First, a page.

It is very important during this time to stay current with your regular dental cleanings and exams to ensure that dental infections don’t get missed and lead to greater problems down the road. Although dentists will typically postpone major treatment until after the baby is born, emergencies do come up and need to be addressed. Because many of your baby’s organs are being formed in the first trimester, this work is ideally taken care of during the second trimester to minimize any potential risk.

Q?

Why should I have my teeth cleaned twice a year?

A.

In a perfect world everyone would brush and floss twice a day. Plaque builds up over time and this sticky bacterial film can solidify and turn into calculus or tartar. This cement-like substance is removed by the hygienist at your regular cleaning visits. A six-month interval not only serves to keep your mouth healthy and clean, it allows potential problems to be found and diagnosed earlier.

In some instances a six-month schedule in not enough. Based on your dental history, rate of calculus buildup, and pattern of decay a 3 or 4 month interval may be needed. Your dentist can work with you to determine what will be best for you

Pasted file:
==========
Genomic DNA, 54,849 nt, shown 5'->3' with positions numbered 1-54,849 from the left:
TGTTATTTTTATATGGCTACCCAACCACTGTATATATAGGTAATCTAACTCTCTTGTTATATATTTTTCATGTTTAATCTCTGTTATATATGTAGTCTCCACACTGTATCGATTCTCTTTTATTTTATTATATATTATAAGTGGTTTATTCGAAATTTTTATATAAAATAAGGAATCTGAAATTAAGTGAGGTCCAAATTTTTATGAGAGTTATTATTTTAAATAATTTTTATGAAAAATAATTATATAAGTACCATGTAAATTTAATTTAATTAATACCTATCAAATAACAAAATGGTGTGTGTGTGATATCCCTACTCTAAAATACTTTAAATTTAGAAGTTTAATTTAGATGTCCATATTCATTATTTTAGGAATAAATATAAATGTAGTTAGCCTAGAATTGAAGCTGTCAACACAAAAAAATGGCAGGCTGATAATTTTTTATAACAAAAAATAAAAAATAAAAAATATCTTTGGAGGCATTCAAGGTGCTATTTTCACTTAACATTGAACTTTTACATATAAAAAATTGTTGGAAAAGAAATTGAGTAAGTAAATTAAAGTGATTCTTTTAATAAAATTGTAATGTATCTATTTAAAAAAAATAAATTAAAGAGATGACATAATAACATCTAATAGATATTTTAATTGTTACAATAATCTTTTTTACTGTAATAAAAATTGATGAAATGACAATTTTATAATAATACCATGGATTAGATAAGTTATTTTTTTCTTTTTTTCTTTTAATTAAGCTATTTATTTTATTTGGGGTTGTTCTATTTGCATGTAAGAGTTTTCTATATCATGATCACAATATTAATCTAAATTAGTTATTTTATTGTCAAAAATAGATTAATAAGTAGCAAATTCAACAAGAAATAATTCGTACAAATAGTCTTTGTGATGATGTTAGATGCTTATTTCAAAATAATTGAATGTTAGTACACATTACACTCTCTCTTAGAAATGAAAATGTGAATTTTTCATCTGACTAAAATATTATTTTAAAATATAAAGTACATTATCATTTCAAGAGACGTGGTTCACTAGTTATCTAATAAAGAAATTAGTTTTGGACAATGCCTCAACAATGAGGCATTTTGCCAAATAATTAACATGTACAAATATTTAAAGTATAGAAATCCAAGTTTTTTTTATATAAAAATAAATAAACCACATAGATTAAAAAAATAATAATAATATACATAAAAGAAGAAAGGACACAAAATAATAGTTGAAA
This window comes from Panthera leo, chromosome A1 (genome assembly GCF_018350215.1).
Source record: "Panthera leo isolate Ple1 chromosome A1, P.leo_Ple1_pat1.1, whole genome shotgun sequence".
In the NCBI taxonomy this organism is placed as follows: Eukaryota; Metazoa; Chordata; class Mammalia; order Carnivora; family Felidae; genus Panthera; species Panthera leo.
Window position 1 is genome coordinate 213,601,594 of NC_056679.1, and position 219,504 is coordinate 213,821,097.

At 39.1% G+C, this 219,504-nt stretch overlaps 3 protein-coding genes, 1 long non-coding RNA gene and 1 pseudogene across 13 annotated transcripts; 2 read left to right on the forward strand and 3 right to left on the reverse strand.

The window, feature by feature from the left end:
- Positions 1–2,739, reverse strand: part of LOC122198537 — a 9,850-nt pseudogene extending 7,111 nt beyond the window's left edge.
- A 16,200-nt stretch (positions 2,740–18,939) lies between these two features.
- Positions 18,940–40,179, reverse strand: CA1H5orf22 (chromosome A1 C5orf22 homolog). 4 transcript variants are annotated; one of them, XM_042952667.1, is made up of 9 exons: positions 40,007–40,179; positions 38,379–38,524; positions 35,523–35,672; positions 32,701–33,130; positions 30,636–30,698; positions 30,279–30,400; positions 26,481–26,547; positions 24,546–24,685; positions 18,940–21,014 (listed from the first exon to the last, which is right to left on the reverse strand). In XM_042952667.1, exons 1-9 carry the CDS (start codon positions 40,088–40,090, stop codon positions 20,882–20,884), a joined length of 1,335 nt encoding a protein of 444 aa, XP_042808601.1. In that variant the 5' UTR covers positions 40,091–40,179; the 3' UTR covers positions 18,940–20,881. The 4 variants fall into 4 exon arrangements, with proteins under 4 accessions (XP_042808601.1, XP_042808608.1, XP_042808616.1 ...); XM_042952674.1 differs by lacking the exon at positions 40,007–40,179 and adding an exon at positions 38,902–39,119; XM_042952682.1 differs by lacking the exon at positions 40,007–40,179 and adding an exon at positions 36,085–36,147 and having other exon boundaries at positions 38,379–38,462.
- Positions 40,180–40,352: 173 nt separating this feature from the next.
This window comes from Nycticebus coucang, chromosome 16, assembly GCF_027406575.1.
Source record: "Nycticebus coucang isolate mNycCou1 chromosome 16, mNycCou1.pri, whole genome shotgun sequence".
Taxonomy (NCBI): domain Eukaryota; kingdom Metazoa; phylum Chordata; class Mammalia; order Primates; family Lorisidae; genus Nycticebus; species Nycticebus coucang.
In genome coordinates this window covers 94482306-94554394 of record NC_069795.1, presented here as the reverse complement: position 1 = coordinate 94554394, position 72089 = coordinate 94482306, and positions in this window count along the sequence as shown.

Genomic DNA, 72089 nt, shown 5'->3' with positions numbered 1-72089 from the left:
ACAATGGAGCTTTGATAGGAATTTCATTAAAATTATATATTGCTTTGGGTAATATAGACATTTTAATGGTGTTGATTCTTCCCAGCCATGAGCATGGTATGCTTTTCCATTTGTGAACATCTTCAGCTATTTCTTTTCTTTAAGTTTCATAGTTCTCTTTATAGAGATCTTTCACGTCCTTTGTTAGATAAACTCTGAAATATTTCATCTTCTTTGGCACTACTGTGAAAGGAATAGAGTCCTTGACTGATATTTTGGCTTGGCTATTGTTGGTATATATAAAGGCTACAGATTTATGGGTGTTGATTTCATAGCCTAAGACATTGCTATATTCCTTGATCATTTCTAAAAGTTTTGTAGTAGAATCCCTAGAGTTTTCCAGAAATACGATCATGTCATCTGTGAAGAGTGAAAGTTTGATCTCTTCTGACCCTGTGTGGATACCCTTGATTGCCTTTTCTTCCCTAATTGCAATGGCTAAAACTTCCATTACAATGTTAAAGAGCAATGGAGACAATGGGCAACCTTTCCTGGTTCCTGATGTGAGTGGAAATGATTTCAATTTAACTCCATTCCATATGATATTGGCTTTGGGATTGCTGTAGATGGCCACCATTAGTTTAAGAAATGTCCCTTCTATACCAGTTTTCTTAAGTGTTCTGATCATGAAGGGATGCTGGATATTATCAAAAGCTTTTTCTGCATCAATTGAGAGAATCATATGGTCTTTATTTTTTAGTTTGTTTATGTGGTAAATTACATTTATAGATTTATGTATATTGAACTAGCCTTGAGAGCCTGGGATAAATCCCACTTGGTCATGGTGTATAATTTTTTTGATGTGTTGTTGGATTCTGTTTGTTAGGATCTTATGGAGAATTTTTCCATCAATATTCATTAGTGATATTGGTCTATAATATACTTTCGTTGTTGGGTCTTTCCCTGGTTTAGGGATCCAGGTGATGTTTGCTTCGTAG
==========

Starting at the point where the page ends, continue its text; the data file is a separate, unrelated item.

Q?

It’s been a long time since I’ve visited the dentist. What do I need to do?

A.

You’re not alone! Whether it’s been 6 months or 6 years, it’s never too late to get back into the routine.

At our office, we can arrange for you to have a thorough and educational exam appointment. We have been taking care of people just like you for over 30 years - take advantage of our experience! We’re here to help!

Q?

What causes bad breath?

A.

While bad breath (or “halitosis”) can be linked to numerous systemic diseases, the majority of bad breath originates in the mouth. A dry mouth or a low salivary flow can also influence bad odor.

There are two main goals in the management of bad breath. First, controlling the bacteria that produce the sulfur compounds and second, to neutralize the sulfur compounds that are produced.